This year, Campus Reform has reported how college campuses around the country have been forced to modify various holiday celebrations due to concerns over political correctness.
Whether it was warning students of cultural appropriation on Halloween, or restricting Christmas celebrations for fear of offending non-Christians on campus, universities have become increasingly fearful of allowing “offensive” holiday celebrations.
But what about a seemingly harmless, non- (or at best quasi-) religious holiday like Valentine’s Day? While most universities have yet to take action against the day, would students be willing to outlaw it if they felt their peers were offended by the celebration?
To find out, Campus Reform went undercover at Cornell University, armed with a fictitious petition to ban Valentine’s Day, on the grounds that it was simply too offensive to students without a romantic partner.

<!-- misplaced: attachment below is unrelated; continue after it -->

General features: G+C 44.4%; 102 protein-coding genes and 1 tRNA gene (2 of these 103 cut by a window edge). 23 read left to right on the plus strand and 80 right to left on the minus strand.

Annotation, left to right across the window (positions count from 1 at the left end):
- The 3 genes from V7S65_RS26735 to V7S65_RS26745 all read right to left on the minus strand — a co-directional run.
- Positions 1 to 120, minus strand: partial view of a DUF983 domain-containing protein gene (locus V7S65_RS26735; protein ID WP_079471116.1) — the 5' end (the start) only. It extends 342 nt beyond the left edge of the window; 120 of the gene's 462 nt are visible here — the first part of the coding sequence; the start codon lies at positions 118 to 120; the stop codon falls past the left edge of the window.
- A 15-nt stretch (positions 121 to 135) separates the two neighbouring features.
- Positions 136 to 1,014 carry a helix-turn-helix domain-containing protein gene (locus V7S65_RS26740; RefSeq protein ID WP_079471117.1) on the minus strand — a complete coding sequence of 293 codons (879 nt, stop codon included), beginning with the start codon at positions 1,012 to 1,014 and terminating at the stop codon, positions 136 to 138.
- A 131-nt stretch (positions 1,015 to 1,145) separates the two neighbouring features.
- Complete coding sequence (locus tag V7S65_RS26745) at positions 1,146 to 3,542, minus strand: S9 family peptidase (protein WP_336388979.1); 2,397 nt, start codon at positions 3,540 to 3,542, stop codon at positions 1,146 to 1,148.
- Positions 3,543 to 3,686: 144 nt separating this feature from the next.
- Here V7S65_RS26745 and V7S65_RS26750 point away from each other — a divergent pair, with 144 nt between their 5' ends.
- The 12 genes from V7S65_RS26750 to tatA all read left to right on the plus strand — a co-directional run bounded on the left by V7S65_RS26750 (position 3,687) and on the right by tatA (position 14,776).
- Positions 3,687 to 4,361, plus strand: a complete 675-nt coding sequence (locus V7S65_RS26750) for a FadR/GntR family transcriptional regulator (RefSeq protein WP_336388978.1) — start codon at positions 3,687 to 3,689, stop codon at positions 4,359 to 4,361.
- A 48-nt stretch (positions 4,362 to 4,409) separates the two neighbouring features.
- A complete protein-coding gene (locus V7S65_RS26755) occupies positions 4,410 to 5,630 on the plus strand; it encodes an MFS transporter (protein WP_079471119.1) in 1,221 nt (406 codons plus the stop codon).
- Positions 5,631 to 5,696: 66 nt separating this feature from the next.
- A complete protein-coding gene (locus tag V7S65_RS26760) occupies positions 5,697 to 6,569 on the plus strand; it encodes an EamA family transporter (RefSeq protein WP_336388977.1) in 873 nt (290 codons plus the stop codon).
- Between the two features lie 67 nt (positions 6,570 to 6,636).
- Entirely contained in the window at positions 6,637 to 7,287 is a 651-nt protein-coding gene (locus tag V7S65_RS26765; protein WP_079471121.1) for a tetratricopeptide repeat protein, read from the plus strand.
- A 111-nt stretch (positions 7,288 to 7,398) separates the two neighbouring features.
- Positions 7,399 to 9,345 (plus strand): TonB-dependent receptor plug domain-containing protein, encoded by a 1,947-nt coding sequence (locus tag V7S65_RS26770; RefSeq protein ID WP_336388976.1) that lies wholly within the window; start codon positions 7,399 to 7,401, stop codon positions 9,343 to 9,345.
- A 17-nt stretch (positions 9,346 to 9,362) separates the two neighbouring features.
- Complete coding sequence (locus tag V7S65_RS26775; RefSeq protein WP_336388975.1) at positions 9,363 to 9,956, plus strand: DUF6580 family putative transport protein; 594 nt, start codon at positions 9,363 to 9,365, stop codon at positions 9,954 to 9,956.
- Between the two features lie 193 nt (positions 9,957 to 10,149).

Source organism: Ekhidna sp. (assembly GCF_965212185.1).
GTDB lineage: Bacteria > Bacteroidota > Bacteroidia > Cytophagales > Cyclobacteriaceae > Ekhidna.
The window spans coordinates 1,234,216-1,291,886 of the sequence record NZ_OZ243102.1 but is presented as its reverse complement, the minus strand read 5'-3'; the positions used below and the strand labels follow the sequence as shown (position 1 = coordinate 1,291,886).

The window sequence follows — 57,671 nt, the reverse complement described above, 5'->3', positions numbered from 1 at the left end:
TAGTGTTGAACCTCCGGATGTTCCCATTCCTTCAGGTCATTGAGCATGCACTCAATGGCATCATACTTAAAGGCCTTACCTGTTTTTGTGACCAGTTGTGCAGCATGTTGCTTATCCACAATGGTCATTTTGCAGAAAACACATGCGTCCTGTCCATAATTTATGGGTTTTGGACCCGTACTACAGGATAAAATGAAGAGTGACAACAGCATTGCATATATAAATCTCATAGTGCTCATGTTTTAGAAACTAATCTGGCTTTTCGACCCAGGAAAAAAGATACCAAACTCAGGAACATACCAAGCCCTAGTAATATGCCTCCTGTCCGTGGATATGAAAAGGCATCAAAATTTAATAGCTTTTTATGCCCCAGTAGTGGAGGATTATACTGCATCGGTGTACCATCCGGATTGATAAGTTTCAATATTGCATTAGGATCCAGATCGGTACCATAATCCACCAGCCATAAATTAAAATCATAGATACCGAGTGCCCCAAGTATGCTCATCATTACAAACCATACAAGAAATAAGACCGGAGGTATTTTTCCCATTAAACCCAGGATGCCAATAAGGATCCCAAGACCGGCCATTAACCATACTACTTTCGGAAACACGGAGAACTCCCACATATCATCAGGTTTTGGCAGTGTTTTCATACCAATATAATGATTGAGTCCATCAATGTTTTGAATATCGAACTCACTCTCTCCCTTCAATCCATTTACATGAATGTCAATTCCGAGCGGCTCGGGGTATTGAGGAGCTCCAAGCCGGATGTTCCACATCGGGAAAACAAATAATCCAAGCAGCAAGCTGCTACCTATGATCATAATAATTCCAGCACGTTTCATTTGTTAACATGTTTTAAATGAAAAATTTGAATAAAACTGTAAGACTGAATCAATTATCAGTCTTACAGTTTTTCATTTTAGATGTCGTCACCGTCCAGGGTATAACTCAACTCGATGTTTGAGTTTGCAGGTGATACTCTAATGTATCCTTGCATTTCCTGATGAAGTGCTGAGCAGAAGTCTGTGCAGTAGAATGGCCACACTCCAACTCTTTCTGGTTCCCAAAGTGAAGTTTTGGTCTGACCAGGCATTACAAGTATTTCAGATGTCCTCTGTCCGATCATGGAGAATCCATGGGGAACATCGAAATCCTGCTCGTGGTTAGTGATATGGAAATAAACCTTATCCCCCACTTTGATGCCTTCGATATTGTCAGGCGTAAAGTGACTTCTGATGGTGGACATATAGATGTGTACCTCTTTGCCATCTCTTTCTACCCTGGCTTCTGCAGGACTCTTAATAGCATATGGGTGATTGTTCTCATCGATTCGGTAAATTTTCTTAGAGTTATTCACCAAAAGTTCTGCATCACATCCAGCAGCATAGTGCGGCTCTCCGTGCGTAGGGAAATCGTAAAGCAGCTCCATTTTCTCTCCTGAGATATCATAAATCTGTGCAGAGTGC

It quickly became clear that students at Cornell were more than willing to go along with any measure that would supposedly make campus a more inclusive space.
“That’s a really nice petition,” said one student, while another admitted “I’m in a relationship, but I totally understand.”
One student condemned the school’s handling of the holiday in the past, saying “I would also point out the administration is really heteronormative about [Valentine’s Day] which is kinda f***** up.”
One student went so far as to ask for our contact information, so they could share the fabricated petition online to gain more supporters.
What else did they have to say about the idea of outlawing Valentine’s Day?
Follow the author of this article on Twitter: @cabot_phillips
First published at Campus Reform
The opinions expressed by columnists are their own and do not necessarily represent the views of Barb Wire.